What Causes Ringing In The Ears?

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Tinnitus may sound like it is coming from your ears, but treatment is aimed at the brain.

Tinnitus (pronounced tih-NITE-us or TIN-ih-tus) is the name for hearing a sound that is not physically present in the environment. Some researchers have also described tinnitus as a “phantom auditory perception.” People with tinnitus most often describe it as ringing, buzzing, cricket sounds, humming, and whooshing, although many other descriptions have been used. To hear some sound samples access the American Tinnitus Association website, where they have put together files of different manifestations of tinnitus to listen to for education purposes.

Tinnitus is quite common; as many as 30 million Americans have the condition. Of this 30 million, 20% report to be disabled by it. An audiologist may test two people who report identical loudness and frequency of tinnitus yet one person suffers from it and the other barely notices it.  Tinnitus is believed to be caused by inner ear cell damage. Cilia in your inner ear move in relation to the pressure of sound waves. This triggers these cells to release an electrical signal through a nerve from your ear (auditory nerve) to your brain. Your brain interprets these signals as sound. If the hairs inside your inner ear are bent or broken, they can "leak" random electrical impulses to your brain, causing tinnitus. The important thing to remember about tinnitus is that the brain’s response to these random electrical signals determines whether or not a person is annoyed by their tinnitus or not.  Magnetoencephalography (MEG, for short) studies have been used to study tinnitus and the brain.

MEG takes advantage of the fact that every time neurons send each other signals, their electric current creates a tiny magnetic field. MEG allows scientists to detect such changing patterns of activity in the brain 100 times per second. These studies indicated tinnitus affects the entire brain and helps with understanding why certain therapies are more effective than others.

Common Causes of Tinnitus:

1. Noise exposure. Exposure to loud noises can damage the outer hair cells, which are part of the inner ear. These hair cells do not grow back once they are damaged. Even short exposure to very loud sounds, such as gunfire, can be damaging to the ears and cause permanent hearing loss. Long periods of exposure to moderately loud sounds, such as factory noise or music played through earphones, can result in just as much damage to the inner ear, with permanent hearing loss and tinnitus. Listening to moderately loud sounds for hours at a young age carries a high risk of developing hearing loss and tinnitus later in life.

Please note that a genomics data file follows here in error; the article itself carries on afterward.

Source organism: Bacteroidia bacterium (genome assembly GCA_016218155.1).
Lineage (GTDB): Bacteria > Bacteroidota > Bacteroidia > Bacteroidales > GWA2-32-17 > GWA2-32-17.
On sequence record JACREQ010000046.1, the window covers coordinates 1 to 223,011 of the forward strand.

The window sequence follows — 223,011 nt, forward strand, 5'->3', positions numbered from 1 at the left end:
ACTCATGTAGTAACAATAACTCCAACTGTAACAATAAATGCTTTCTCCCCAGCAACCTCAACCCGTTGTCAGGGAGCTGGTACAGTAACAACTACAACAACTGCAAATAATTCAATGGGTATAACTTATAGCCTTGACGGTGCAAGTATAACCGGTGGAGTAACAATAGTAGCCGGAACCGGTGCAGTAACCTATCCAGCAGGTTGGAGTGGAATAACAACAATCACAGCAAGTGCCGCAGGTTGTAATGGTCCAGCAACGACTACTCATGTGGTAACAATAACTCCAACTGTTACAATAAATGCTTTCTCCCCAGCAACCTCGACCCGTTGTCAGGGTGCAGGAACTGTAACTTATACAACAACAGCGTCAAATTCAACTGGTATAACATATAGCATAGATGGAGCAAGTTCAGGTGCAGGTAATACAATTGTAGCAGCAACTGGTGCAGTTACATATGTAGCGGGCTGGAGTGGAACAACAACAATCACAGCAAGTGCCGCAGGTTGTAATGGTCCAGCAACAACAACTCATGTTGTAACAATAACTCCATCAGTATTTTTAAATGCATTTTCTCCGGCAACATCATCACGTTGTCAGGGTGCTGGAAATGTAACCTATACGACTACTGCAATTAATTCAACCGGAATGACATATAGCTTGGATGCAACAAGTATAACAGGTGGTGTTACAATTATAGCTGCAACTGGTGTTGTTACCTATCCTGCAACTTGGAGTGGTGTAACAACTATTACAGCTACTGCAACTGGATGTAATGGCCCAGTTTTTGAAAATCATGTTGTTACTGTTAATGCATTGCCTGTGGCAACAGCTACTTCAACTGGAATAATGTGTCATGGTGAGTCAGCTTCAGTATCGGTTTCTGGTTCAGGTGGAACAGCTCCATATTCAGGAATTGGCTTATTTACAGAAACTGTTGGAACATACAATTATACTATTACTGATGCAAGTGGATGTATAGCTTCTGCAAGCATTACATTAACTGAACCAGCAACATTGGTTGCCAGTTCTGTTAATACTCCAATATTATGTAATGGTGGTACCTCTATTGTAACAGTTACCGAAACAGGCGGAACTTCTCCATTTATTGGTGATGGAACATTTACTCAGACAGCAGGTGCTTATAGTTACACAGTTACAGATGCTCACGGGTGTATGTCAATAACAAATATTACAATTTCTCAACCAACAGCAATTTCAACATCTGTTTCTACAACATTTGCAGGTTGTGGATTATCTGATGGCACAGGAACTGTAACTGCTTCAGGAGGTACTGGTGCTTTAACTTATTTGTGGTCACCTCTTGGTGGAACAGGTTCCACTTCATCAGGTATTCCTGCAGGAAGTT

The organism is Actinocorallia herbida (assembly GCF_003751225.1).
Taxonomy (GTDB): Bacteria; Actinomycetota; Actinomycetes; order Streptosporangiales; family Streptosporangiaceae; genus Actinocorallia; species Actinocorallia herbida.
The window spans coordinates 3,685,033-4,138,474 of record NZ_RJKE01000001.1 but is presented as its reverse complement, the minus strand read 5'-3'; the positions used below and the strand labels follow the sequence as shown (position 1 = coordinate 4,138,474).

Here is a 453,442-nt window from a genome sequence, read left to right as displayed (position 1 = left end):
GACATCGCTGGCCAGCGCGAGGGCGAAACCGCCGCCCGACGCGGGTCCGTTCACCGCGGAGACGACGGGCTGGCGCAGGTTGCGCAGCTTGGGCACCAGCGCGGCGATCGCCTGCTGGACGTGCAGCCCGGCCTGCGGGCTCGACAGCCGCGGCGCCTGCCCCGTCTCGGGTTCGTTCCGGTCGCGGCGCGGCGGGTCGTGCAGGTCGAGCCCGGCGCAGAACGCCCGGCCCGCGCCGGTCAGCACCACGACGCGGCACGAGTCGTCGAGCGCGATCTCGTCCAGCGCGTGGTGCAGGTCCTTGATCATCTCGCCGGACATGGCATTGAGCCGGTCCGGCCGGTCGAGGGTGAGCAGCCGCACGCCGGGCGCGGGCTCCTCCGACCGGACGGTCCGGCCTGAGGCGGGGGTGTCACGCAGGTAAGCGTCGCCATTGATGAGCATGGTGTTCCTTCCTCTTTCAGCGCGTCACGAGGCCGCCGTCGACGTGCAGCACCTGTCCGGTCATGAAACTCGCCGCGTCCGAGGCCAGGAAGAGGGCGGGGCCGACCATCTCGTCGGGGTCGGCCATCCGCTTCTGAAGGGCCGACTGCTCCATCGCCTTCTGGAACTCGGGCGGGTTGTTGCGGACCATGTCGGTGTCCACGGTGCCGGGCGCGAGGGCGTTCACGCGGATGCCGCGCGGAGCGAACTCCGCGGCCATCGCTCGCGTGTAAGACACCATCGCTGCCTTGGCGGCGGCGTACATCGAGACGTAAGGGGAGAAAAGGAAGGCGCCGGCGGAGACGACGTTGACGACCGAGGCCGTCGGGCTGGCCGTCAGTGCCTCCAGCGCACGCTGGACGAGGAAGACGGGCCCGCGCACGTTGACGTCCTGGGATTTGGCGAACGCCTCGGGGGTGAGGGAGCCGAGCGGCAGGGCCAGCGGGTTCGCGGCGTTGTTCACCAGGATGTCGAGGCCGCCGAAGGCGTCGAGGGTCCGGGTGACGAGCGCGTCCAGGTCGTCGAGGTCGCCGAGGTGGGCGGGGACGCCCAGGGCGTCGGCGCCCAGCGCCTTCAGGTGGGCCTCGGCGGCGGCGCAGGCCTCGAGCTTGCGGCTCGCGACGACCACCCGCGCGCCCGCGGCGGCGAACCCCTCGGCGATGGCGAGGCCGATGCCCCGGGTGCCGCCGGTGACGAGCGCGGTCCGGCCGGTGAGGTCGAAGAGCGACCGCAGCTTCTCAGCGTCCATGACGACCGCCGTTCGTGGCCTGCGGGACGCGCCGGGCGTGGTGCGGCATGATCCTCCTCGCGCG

2. Medication. Some medications are known to be ototoxic while others list tinnitus as a side effect without causing permanent damage to the ear structures. New medications come out so often that it is difficult to maintain an up to date listing; another option, if you are experiencing tinnitus and are curious if it could be your medication, is to talk to your pharmacist or look up your specific prescriptions online through a website such as www.drugs.com.

You should never stop a medication without consulting with your physician, even if you think it may be contributing to your tinnitus.

3. Age-related hearing loss.

4. Earwax blocking the ear canal. When too much earwax accumulates, it becomes too hard to wash away naturally, causing hearing loss or irritation of the eardrum, which can lead to tinnitus.

Less Common Causes of Tinnitus:

1. Meniere's disease. Tinnitus can be an early indicator of Meniere's disease, an inner ear disorder that may be caused by abnormal inner ear fluid pressure. A feeling of ear fullness, vertigo, and hearing loss are other symptoms of Meniere’s disease.

2. Ear bone changes. Stiffening of the bones in your middle ear (otosclerosis) may affect your hearing and cause tinnitus. This condition, caused by abnormal bone growth, tends to run in families.

3. TMJ disorders. Problems with the temporomandibular joint, the joint on each side of your head in front of your ears, where your lower jawbone meets your skull, can cause tinnitus.

4. Head injuries or neck injuries. Head or neck trauma can affect the inner ear, hearing nerves or brain function linked to hearing. Such injuries generally cause tinnitus in only one ear.

5. Acoustic neuroma. This noncancerous (benign) tumor develops on the cranial nerve that runs from your brain to your inner ear and controls balance and hearing. Also called vestibular schwannoma, this condition generally causes tinnitus in only one ear.

If you are experiencing tinnitus, it is important to have a complete hearing evaluation. In some cases, your audiologist will refer you to an ENT specialist to rule out underlying medical conditions that require treatment before discussing treatment options with you.

Sources:

Tinnitus: Ringing in the Ears and What to do About it.Harvard Health Publications. Retrieved September 22, 2014 from  http://www.health.harvard.edu/diseases-and-conditions/tinnitus-ringing-in-the-ears-and-what-to-do-about-it

http://www.ata.org/for-patients/about-tinnitus 404

Tinnitus Prevalence. American Academy of Audiology. Retrieved September 23, 2014 from http://www.audiology.org/news/tinnitus-prevalence

Zimmer, Carl. (2010, October 27). Ringing in the Ears Goes Much Deeper. Discover Magazine. Retrieved September 21, 2014 from http://discovermagazine.com/2010/oct/26-ringing-in-the-ears-goes-much-deeper

Wright EF, Bifano SL. The Relationship between Tinnitus and Temporomandibular Disorder (TMD) Therapy. Int Tinnitus J. 1997;3(1):56-61

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